Cold Call is a British horror-comedy short that screened at the 2011 Film4 Frightfest, one of the UK’s biggest and bloodiest annual horror festivals. With strong performances from an intimate cast, a professional aesthetic and macabre punch-line, this tale of an ill-fated house call by an overzealous preacher hints at greater things to come from director Clive Ford in the future. Clive agreed to speak to Starburst Magazine about his experiences developing Cold Call and his plans for the future.
Starburst: Who is Clive Ford? Can you give us a little background about yourself and your filmmaking goals?
Clive Ford: I’m a Brighton (UK) based writer, director and occasional actor. Many years ago I met a bunch of like-minded locally based souls and we set up our own theatre company. We put on a few successful plays before people started going off to raise families. A few years back I went off to do an MA in Screenwriting at London College of Arts. This gave me the confidence to write and direct my first short Mother’s Day which I loved doing and last year I decided to follow that up with a film version of a short play I wrote. I love directing and the experience of Cold Call has definitely made me aim to make a feature in the next few years.
Cold Call screened at Frightfest this year, how was the reception there?
Frightfest is a total blast and the audiences are great. The film was very well received although compared to some of the extreme violence and general madness that made up a proportion of the short film showcase we were positively sedate! Killer bananas, someone killing sea zombies with a dead child, and more severed limbs than you could shake a bloody stick at. What is great is that you were playing to a hardcore horror audience who got the references and laughed and applauded in all the right places. Also the Empire screen and sound system was immense so it was a thrill to see my little film up there.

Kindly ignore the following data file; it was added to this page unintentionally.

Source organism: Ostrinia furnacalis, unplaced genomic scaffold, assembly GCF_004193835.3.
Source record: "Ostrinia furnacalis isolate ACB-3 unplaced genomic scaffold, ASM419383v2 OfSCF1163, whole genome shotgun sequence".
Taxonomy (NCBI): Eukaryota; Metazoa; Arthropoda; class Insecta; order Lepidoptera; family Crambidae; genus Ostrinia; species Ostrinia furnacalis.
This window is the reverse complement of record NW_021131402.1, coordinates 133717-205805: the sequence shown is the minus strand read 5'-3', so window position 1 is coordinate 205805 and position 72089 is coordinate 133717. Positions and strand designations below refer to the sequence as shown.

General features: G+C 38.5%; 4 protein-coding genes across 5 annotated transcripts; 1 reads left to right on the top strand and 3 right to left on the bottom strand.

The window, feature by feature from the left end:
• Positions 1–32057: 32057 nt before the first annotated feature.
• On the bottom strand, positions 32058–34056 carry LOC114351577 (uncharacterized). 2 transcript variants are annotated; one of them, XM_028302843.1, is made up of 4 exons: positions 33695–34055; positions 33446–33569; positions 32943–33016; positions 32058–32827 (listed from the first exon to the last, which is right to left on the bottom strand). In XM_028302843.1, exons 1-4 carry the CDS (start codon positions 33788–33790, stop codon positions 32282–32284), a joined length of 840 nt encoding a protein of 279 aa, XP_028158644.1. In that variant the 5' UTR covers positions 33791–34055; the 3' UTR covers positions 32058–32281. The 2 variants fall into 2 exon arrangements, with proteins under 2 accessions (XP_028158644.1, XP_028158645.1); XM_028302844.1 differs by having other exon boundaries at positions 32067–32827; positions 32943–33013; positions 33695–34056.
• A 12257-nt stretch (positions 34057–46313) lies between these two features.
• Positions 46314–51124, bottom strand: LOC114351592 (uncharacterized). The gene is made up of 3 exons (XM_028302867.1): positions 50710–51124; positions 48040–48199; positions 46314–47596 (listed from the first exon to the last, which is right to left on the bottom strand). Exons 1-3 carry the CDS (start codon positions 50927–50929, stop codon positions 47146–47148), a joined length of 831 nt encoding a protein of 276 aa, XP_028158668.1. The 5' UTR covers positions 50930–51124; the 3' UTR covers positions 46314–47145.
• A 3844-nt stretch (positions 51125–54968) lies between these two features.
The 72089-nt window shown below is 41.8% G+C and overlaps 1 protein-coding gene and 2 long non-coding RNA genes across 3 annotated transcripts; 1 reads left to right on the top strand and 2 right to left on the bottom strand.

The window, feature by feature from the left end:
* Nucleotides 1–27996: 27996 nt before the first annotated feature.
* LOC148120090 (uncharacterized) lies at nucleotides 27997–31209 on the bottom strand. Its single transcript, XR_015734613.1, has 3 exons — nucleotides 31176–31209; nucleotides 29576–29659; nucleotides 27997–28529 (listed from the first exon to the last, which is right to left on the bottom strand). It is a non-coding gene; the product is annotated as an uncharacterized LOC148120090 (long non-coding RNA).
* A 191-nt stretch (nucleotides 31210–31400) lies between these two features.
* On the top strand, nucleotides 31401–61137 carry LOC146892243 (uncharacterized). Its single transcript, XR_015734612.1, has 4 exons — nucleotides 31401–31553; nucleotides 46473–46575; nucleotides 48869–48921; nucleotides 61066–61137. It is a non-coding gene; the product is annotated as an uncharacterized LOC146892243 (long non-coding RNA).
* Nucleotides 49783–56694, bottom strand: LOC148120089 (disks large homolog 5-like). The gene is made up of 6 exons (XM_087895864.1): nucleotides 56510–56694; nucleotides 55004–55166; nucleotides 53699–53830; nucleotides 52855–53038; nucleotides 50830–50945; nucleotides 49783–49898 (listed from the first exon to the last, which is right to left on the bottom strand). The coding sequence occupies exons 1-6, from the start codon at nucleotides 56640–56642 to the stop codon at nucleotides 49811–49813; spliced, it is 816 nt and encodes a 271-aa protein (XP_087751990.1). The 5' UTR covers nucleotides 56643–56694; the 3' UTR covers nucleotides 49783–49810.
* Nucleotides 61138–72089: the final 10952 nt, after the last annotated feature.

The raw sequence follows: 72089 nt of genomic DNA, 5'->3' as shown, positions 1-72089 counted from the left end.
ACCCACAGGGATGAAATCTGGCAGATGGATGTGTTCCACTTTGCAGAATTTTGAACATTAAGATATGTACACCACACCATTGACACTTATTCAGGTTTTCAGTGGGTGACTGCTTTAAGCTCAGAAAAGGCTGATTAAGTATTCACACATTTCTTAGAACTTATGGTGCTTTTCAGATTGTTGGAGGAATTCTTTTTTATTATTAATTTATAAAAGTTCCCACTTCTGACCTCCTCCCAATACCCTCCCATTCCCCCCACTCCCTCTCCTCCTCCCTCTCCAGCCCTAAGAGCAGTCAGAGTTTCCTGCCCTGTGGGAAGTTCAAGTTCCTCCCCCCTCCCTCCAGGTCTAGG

I read that Cold Call was originally a play. What sort of changes did you have to make in order for it to work onscreen?
The play was a lot wordier and ran for about 25 minutes, the film runs just 11 minutes. It was also set in one room. In opening it up most of the big speeches became redundant and we could go outside and explore the world more. We could see the preachers’ story and follow them. The play was more obviously comic but in putting it on film the performances needed dialing down so it wouldn’t all come across as overly arch.
If things go according to plan what can we expect from you in the coming years?
I am working on a number of other scripts at the moment. I have two strong contenders for a feature I would love to make and a play I want to produce next year. All these are completely different. There is a comic thriller set on a night bus, a grisly horror about Satanism and memory loss and a story about a homeless unit, an errant priest and his obsessive housekeeper. I’d love to write for TV but that seems in a state of flux at the moment with too many soaps and reality shows and limited budgets for drama.
There's a dark vein running throughout Cold Call. By choice would you predominantly write horror, or are there other genres that you hope to turn your hand to?